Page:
The Thursday List, Episode 5 (Early Edition)

"Soylent Green" (1973)
Usually ecological disaster movies are crap. They're preachy and irritating and weakly written. "Soylent Green" isn't one of those. It's the ecological disaster movie all the others are trying to be. It's solidly written and directed, and it features the final and quite moving film performance of the legendary Edward G. Robinson. The worst thing about the film, aside from Charlton Heston's mediocre performance for the first half of the film, is that it's so dreadfully 1970s, with the fashions and the language. And if that's the worst part of the film, that's doing pretty good. This film's a classic for good reason. Recommended.

"Dead Again" (1991)
"Dead Again" is a neo-noir psychological thriller and one of my favorite movies. It stars Kenneth Branagh, Emma Thompson, Andy Garcia, and Sir Derek Jacobi and is a veritable master class in film direction, screenwriting, and performance. It's gorgeously shot and features scenes both in color and in black and white while the plot develops and the action moves back and forth between the 1940s and the 1990s. It's a tight, lean story, very engaging, and should have you quite rapt until the very end. Highly recommended.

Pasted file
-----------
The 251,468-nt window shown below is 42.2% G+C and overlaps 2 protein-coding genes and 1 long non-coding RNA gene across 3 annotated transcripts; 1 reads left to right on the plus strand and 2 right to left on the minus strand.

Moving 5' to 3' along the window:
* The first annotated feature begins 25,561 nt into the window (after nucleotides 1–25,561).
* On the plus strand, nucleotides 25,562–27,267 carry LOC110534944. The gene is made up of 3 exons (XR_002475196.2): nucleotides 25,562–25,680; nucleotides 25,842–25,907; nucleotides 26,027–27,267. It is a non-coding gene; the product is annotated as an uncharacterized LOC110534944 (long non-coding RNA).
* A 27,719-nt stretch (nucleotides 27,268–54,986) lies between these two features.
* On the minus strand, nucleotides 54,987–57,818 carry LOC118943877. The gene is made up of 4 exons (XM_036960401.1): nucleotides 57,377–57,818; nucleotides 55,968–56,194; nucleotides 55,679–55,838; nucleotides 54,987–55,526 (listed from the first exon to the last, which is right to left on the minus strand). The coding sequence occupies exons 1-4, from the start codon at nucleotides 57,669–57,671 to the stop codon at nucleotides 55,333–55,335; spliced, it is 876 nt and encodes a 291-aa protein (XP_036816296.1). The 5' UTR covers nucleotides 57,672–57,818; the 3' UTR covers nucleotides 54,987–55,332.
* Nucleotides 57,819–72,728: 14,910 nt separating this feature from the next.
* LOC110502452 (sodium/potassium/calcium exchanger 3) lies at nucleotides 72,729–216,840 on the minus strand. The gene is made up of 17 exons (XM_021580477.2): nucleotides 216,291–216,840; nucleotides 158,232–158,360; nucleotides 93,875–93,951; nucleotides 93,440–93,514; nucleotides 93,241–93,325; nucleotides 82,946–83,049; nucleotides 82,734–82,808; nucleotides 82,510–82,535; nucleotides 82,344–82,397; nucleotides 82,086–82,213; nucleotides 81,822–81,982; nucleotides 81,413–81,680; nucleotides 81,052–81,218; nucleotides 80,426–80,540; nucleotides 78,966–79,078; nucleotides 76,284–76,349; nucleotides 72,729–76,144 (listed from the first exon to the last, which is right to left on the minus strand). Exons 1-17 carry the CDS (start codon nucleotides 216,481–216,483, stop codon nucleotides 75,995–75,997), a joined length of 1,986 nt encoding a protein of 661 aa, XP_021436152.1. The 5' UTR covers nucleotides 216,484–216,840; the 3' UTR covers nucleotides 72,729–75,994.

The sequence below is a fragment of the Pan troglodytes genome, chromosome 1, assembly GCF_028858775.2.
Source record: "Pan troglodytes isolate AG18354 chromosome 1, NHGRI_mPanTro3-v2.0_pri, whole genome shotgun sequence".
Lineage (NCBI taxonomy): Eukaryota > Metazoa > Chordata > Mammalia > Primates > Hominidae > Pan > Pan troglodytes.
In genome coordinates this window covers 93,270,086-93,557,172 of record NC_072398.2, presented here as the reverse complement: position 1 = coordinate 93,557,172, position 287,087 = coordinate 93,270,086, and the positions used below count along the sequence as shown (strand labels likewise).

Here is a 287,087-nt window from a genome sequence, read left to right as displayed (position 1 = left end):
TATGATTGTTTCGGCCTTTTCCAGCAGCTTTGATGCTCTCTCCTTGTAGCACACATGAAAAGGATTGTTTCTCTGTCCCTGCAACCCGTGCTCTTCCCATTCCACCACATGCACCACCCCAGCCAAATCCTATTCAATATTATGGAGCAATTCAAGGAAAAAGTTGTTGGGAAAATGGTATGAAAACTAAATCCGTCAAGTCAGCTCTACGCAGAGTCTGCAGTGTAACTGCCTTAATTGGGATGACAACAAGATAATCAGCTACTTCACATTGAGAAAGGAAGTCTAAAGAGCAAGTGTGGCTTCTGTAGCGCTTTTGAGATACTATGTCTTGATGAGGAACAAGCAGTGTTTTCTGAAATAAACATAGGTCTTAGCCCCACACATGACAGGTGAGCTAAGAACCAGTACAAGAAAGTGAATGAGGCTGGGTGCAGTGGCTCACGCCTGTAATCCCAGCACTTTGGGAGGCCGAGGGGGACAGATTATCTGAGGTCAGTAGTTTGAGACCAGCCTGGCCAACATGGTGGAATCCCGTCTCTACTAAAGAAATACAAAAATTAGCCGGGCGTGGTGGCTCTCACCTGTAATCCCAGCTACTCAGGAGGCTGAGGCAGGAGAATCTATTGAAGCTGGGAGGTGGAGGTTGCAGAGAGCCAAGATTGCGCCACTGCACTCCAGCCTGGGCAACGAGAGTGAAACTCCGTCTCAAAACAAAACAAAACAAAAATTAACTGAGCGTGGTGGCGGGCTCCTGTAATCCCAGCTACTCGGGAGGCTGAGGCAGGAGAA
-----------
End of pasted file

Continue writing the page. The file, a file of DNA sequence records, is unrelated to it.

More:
"The Mangler" (1995)
Robert Englund and Ted Levine in a horror movie based on a Stephen King short story and directed by Tobe Hooper. Holy cow! This should be pretty good. Except that "The Mangler" is a laundry folding machine... that gets possessed a demon... and terrorizes the people at the laundry service, while a detective (Levine) tries to investigate and the owner (Englund) tries to find it new victims. Holy crap. Now it seems like it should blow. To be fair, it's an all around very competently made film. It's just clunkily written, but more than that it just doesn't work as a story. I've not read the short story, though. I'll wager it worked a lot better there. The movie blows. Avoid.

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